310B - Two 180kW (240hp) Continental O-470-M flat six piston engines driving two blade constant speed McCauley propellers.
T310P - Two 213kW (285hp) turbocharged and fuel injected TSIO-520-Bs.
310R - Two 213kW (285hp) Continental IO-520-MB fuel injected piston engines.
310B - Max speed 383km/h (207kt), cruising speed 291km/h (157kt). Initial rate of climb 1800ft/min. Service ceiling 19,800ft. Range with no reserves 1617km (873nm).
T310T - Max speed 442km/h (237kt), max cruising speed 418km/h (226kt) at 20,000ft, long range cruising speed 288km/h (156kt) at 10,000ft. Initial rate of climb 1862ft/min. Service ceiling 28,600ft. Range at max cruise with no reserves and standard fuel 1226km (662nm) at 10,000ft, 3146km (1699nm) at 20,000ft.
310R - Max speed 383km/h (207kt), max cruising speed 360km/h (195kt), long range cruising speed 267km/h (144kt). Initial rate of climb 1662ft/min. Service ceiling 19,750ft. Max range with reserves 1170km (632nm), with reserves and optional fuel 2840km (1535nm).
310B - Empty equipped 1436kg (3166lb), max takeoff 2190kg (4830lb).
T310P - Empty 1493kg (3292lb), max takeoff 2268kg (5400lb).
310R - Empty equipped 1480kg (3260lb), max takeoff 2495kg (5500lb).
Total 310 and 320 production (including prototypes) was 6321 aircraft, of which 5741 were 310s and 580 were 320s. From this production 196 were built for the US military as L-27, later U-3.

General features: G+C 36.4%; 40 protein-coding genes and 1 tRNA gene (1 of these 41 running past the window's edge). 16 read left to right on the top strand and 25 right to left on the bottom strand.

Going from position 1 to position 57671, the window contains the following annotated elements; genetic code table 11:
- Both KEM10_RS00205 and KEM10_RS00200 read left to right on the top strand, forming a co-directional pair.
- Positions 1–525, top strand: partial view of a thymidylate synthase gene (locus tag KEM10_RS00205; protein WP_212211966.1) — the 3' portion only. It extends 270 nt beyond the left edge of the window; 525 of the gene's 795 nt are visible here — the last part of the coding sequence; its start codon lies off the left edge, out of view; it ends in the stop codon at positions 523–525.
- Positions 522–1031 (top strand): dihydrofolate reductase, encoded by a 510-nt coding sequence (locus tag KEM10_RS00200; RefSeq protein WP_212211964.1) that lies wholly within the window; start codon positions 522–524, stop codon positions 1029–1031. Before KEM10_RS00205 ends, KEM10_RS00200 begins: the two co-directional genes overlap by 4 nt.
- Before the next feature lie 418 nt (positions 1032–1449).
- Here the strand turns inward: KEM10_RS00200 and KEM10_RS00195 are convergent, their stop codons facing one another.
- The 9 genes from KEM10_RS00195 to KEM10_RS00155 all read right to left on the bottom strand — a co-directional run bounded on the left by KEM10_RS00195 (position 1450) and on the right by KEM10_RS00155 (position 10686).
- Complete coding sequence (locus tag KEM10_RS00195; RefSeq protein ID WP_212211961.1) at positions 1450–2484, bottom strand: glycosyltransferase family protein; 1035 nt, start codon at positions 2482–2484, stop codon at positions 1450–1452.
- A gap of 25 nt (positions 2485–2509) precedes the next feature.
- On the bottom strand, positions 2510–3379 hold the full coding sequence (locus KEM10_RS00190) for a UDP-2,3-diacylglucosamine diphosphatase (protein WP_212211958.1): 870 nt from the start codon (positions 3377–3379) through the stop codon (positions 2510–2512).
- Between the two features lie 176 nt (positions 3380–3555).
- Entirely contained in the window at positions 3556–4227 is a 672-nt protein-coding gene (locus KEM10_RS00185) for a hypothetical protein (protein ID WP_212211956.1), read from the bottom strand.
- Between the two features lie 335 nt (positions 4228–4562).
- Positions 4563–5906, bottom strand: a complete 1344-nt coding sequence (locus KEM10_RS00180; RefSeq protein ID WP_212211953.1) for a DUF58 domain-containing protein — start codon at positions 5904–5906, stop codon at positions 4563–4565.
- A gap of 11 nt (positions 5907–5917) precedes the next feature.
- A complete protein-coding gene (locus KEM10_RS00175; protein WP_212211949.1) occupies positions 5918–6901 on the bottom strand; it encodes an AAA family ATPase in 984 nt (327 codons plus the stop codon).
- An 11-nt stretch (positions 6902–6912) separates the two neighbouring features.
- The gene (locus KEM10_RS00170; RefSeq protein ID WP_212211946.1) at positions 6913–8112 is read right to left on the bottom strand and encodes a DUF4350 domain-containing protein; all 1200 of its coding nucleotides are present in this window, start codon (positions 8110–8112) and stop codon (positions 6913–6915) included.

Four to six seat light piston twins
The sleek Cessna 310 was the first twin engine design from Cessna to enter production after WW2.
The 310 first flew on January 3 1953. The modern rakish lines of the new twin were backed up by innovative features such as engine exhaust thrust augmentor tubes and the storage of all fuel in tip tanks. Deliveries commenced in late 1954.
The first significant upgrade to the 310 line came with the 310C of 1959, which introduced more powerful 195kW (260hp) IO-470-D engines. The 310D of 1960 featured swept back vertical tail surfaces. An extra cabin window was added with the 310F. A development of the 310F was the turbocharged 320 Skyknight, with TSIO-470-B engines and a fourth cabin side-window. The Skyknight was in production between 1961 and 1969 (the 320D, E and F were named Executive Skyknight), when it was replaced by the similar Turbo 310.
The 310G introduced the 'stabila-tip' tip tanks, while the 310K replaced the rear two windows on each side with a single unit. Subsequent significant developments include the 310Q and turbocharged T310Q with redesigned rear cabin with a skylight window, and the final 310R and T310R, identifiable for their lengthened noses. Production ended in 1980.
USAF military versions were the L-27A (310A) and L-27B (310M) Blue Canoe, later redesignated U-3A and U-3B.